His suspicions confirmed, Wood nodded gravely and closed his eyes. He let himself be thoroughly aware of the thin tent-floor just beneath his feet, of v the grass pressed down under that, of tree-branches not very far overhead (and of the golden woman somewhere nearby, getting dressed; had she been distracting Abner from business? most men’s effectiveness would have been impaired with her around), and of the soldiers and the sleepy reptiles and of his own most savage mount outside. Wood was adapting, submerging himself into the psychic climate of the place, letting its energy patterns inform his mind. At first, nothing seemed much out of the ordinary. But he persisted, and, in a little while, sighed and opened his eyes.

“Ardneh has taken the field against you,” he said then to the Constable. “He is exceedingly subtle, and it is little wonder that your wizard has been unaware of what is setting all his work at naught. I could perhaps have been deceived myself had I not met Ardneh the day we summoned him to our capital. I will always know him now.”

Abner nodded slowly. “Then what do you advise? Does it make any sense for me to press on with forty men against him?”

“You must press on, with what ever men you have, and gather more as fast as you can bring them here. Our whole future is turning on what is going to happen, somewhere not far from here to the northwest.”

“And Ardneh? Can you clear him from my path?”

“I can,” Wood said brusquely, “with the powers I shall soon invoke to help me with the job. Within a day or two, if not tonight… I mean to make a trial of it tonight.”

He made a short gesture of farewell and strode out of the tent. When he had swung himself astride his steed, Wood cast about him by his arts until he was able to sense the location of the two fugitive humans whose capture had so far been beyond the powers of the East. They were resting now, it appeared, not many kilometers distant.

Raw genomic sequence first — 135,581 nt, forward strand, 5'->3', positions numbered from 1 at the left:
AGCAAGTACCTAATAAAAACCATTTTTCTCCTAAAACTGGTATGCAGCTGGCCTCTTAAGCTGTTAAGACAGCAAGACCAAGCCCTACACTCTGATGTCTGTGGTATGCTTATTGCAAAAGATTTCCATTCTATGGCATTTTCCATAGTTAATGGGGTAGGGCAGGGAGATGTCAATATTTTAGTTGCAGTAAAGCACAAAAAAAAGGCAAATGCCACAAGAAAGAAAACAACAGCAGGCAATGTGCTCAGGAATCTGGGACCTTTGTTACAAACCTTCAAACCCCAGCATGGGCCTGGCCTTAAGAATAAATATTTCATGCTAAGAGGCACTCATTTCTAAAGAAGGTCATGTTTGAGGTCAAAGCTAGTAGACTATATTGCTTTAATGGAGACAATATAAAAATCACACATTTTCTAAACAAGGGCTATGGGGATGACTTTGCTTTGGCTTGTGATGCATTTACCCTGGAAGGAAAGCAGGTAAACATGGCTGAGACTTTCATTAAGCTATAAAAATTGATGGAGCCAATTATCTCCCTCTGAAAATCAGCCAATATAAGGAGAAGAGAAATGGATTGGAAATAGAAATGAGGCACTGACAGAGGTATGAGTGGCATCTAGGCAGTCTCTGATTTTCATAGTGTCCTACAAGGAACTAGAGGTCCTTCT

“One of them labors under some kind of minor curse,” Wood commented, to the Nameless One, who had appeared from somewhere and was now standing motionless a little distance off. “Your doing, I suppose?”

“I…yes, great Lord.” The Nameless One bowed as if in modesty.

Wood nodded, not troubling to find out the details. It was remarkable that the man had been able to accomplish even that much against the opposition that he faced here. “Well done. But now restrain yourself to a defensive posture for a time.”

“As you will, Lord.”

Wood dug heels into the cold flanks of his riding-demon, and into the ear that it unfolded for him, he whispered the needful word. With a roar of sound they rocketed into the air. Once above the treetops, he again turned his mount’s massive, sharp-beaked head into the north. This time he was content to fly at low altitude, and he did not urge the griffin to anything like full speed. He meant to test the strength of Ardneh to the full this night, and to destroy it if he could, without undergoing a desperate risk himself. But there was no great hurry about it; he did not expect to be able to take Ardneh by surprise. To Wood, the something-dut-of-the-ordinary that was Ardneh was coming clearer now, bit by bit in tantalizing glimpses like the one he had had of Abner’s concubine. Subtle hints of splendid powers, and of a beauty that could not, unless it were a lie or under some evil bond, could not be any part of the Empire of the East.

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Categories: Saberhagen, Fred